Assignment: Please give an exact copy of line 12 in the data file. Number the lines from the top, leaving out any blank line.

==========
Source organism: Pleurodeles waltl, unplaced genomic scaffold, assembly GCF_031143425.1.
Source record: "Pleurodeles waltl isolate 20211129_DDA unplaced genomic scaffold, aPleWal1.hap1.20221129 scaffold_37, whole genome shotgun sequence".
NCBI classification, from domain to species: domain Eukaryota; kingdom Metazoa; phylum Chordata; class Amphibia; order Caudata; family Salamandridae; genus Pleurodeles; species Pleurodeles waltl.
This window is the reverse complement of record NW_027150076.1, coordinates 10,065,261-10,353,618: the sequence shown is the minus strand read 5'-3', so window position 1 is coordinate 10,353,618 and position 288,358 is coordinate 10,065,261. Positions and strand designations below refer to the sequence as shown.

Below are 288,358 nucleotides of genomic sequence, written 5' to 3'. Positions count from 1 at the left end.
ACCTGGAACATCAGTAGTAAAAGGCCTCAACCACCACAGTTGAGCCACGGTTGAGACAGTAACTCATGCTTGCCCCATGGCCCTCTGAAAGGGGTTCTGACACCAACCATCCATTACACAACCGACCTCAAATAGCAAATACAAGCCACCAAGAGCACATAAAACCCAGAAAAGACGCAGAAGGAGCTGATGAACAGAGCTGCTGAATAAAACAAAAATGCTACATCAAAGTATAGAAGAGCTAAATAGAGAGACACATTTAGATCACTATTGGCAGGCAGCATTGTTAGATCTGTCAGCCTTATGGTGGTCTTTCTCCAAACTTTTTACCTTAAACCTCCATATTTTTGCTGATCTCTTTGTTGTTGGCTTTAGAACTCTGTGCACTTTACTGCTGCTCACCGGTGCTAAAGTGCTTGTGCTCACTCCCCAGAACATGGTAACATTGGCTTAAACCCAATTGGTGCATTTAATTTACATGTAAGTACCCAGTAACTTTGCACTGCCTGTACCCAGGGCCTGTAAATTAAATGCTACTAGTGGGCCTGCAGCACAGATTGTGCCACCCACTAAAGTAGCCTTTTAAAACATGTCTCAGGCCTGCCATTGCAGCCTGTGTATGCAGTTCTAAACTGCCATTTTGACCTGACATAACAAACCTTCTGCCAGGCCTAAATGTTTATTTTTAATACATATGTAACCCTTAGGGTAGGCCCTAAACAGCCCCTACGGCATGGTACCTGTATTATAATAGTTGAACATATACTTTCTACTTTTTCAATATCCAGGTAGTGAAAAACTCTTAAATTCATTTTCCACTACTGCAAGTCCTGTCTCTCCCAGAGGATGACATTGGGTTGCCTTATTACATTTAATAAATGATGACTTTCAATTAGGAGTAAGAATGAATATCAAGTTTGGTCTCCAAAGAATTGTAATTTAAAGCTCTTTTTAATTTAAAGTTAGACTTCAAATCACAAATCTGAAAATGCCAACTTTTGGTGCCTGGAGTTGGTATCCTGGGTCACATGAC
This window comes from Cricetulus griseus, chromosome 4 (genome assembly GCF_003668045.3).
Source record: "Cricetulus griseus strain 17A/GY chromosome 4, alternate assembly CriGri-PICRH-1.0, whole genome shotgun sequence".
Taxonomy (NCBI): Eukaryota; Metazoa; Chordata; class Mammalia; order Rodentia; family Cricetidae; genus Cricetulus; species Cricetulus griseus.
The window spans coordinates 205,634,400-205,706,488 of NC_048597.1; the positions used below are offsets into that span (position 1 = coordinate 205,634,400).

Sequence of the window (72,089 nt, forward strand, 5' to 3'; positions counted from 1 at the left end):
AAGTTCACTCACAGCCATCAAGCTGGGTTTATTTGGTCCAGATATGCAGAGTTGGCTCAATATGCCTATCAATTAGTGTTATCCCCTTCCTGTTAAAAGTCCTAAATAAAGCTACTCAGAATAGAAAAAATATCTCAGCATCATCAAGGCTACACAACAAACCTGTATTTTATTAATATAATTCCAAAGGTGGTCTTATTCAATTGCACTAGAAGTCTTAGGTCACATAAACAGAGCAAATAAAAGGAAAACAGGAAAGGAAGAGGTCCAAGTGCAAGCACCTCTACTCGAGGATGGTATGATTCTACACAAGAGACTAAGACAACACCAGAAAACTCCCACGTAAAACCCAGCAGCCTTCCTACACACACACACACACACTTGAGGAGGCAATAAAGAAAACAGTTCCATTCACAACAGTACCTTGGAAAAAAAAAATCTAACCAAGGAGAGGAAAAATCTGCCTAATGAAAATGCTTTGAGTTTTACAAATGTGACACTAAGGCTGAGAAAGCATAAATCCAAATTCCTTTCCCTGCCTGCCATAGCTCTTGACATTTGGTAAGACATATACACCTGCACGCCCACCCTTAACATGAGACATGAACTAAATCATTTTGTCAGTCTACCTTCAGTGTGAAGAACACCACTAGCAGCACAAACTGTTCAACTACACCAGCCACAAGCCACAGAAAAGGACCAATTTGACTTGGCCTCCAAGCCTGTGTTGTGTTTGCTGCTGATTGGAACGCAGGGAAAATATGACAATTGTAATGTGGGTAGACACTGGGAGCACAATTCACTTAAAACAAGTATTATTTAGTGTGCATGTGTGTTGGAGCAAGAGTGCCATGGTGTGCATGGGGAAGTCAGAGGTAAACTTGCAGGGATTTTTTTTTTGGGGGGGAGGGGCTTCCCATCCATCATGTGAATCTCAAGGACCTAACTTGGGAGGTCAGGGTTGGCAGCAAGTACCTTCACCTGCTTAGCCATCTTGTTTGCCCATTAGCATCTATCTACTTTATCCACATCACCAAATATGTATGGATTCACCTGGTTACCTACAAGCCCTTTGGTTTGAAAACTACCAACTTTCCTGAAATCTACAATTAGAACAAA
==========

AAGTTCACTCACAGCCATCAAGCTGGGTTTATTTGGTCCAGATATGCAGAGTTGGCTCAATATGCCTATCAATTAGTGTTATCCCCTTCCTGTTAAAAGTCCTAAATAAAGCTACTCAGAATAGAAAAAATATCTCAGCATCATCAAGGCTACACAACAAACCTGTATTTTATTAATATAATTCCAAAGGTGGTCTTATTCAATTGCACTAGAAGTCTTAGGTCACATAAACAGAGCAAATAAAAGGAAAACAGGAAAGGAAGAGGTCCAAGTGCAAGCACCTCTACTCGAGGATGGTATGATTCTACACAAGAGACTAAGACAACACCAGAAAACTCCCACGTAAAACCCAGCAGCCTTCCTACACACACACACACACACTTGAGGAGGCAATAAAGAAAACAGTTCCATTCACAACAGTACCTTGGAAAAAAAAAATCTAACCAAGGAGAGGAAAAATCTGCCTAATGAAAATGCTTTGAGTTTTACAAATGTGACACTAAGGCTGAGAAAGCATAAATCCAAATTCCTTTCCCTGCCTGCCATAGCTCTTGACATTTGGTAAGACATATACACCTGCACGCCCACCCTTAACATGAGACATGAACTAAATCATTTTGTCAGTCTACCTTCAGTGTGAAGAACACCACTAGCAGCACAAACTGTTCAACTACACCAGCCACAAGCCACAGAAAAGGACCAATTTGACTTGGCCTCCAAGCCTGTGTTGTGTTTGCTGCTGATTGGAACGCAGGGAAAATATGACAATTGTAATGTGGGTAGACACTGGGAGCACAATTCACTTAAAACAAGTATTATTTAGTGTGCATGTGTGTTGGAGCAAGAGTGCCATGGTGTGCATGGGGAAGTCAGAGGTAAACTTGCAGGGATTTTTTTTTTGGGGGGGAGGGGCTTCCCATCCATCATGTGAATCTCAAGGACCTAACTTGGGAGGTCAGGGTTGGCAGCAAGTACCTTCACCTGCTTAGCCATCTTGTTTGCCCATTAGCATCTATCTACTTTATCCACATCACCAAATATGTATGGATTCACCTGGTTACCTACAAGCCCTTTGGTTTGAAAACTACCAACTTTCCTGAAATCTACAATTAGAACAAA